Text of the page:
In the countdown to the 2012 London Olympics, we retrace some memorable achievements in the history of the Games. Today, a look at Eric Liddell's epic race at the 1924 Games, Jesse Owens' four gold medals in 1936 and Fanny Blankers-Koen's record-establishing performance at the 1948 London Games.
1924: 'The Flying Scotsman' stuns Paris
Eric Liddell's win in the 400m in the 1924 Paris Olympics inspired the Oscar-winning film Chariots of Fire. A devout Christian drawn towards the work of the church, Liddell never intended to become an athlete for more than a few years but, during an epic race in Paris, etched his name in history.
Eric Liddell after winning the 400 metres at the 1924 Paris Olympics, is being paraded around Edinburgh University.
Having chosen not to participate in the 100 meters race because the preliminaries were to be held on a Sunday (the Christian Sabbath), Liddell focused his energies on qualifying for the 200 and 400 meter races. After wining a bronze medal in the 200 meters, he improved his personal best by more than one second in the semi-finals of the 400 meters. In a classic final on a hot and sweltering July 10, Liddell, drawn in the outside lane and unable to see his rivals, had no option but to set a devastating pace. He covered the first 200 meters in 22.2 second and then, incredibly, with arms and legs flailing, somehow managed to stick to the tape and crossed the finish line in 47.6 seconds for a new Olympic, European and British record.
After the Olympics, Eric Liddell began his life's work as a missionary to China, following in his parents footsteps. He served in North China from 1925 until his death in 1945.
1936: Jesse Owens blazes a trail
In the summer of 1936, Nazism was widespread throughout pre-World War II Eastern Europe and Adolf Hitler was eyeing the Berlin Olympics as a golden opportunity to prove that his Aryan race was superior. But Jesse Owens, a 22-year-old African-American athlete, had other ideas.
During one August week in front of Hitler at the Berlin Olympic Stadiums, Owens blazed a trail and fashioned the most significant individual performance ever in sports. In his first event, the 100 meters, Owens edged out team-mate Ralph Metcalfe in a time of 10.3 seconds. In his second, the long jump, Owens won gold after fouling on his first two attempts. The third gold came in the 200 meter dash, where Owens defeated Mack Robinson and broke the Olympic record with a time of 20.7 seconds.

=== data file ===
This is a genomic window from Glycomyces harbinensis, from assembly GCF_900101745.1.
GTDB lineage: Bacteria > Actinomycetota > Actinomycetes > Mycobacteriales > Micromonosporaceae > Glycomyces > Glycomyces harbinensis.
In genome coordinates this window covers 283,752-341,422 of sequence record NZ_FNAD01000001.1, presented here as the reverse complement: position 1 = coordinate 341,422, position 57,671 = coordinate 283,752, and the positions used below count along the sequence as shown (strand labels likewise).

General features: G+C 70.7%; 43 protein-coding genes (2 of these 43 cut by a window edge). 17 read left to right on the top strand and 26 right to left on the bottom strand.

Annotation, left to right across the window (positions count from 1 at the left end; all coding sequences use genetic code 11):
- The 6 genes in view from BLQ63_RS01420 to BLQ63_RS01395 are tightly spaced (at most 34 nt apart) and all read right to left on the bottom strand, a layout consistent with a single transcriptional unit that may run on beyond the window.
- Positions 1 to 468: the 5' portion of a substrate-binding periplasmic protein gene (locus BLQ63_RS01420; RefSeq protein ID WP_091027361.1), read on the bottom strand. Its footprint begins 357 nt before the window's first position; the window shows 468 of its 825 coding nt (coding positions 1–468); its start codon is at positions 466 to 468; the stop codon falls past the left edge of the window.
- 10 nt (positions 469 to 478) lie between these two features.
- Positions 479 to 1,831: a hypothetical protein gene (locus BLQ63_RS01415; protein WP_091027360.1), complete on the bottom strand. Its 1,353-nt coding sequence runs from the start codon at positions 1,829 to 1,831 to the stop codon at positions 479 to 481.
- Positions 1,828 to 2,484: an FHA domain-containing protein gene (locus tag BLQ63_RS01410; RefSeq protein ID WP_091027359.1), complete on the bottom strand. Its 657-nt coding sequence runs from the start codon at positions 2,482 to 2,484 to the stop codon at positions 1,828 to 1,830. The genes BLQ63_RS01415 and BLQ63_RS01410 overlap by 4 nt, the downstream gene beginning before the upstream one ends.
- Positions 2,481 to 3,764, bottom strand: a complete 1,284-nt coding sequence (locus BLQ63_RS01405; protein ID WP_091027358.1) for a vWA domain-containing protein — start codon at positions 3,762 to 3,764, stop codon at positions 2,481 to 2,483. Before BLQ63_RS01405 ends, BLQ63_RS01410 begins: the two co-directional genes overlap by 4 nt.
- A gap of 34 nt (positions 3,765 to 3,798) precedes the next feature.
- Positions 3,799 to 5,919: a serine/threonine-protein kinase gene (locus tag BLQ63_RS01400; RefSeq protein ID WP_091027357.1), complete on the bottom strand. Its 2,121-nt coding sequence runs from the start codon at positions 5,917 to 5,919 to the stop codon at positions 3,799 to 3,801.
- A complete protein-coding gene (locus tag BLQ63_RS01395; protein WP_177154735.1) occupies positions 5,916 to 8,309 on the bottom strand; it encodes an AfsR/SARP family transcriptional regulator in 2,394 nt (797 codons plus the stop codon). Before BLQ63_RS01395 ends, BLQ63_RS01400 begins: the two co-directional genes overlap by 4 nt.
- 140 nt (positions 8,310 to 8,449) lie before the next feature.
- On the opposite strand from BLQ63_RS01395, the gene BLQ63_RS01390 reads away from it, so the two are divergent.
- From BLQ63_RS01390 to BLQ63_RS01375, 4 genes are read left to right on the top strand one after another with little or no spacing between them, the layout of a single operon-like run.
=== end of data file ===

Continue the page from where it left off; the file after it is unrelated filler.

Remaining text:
His fourth gold came when an Owens-led US team won the 4x100 relay in a world record time of 39.8 seconds, bringing Owens' magical Olympics to a close. While German officials denounced Owens, a staggering majority of the local fans treated him like a hero. In 1984, a street in Berlin was named in his honor.
1948: Fanny Blankers-Koen emerges an icon
At the 1948 London Games, the Dutchwoman Fanny Blankers-Koen, a 30-year-old mother of two, smashed prejudices about gender, age and motherhood. By winning four gold medals in sprint events including the 100 meters, 200 meters, 80-meter hurdles and 4x100 meter relay, Blanker-Koen emerged a pioneer who established the legitimacy of women’s sport. Her record stands till today as the only woman to ever win four track and field gold medals in a single Olympic Games.
What was remarkable about 'the Flying Housewife' was that she achieved her medals at an age that many considered to be advanced for an athlete, and especially a female athlete. In an era when women weren’t taken seriously in the world of athletic, Blanker-Koen returned home to Holland with the spoils of victory over sexism.
In 1999, five years before she died, Blankers-Koen was named "Female Athlete of the Century" by the International Association of Athletics Federations in 1999.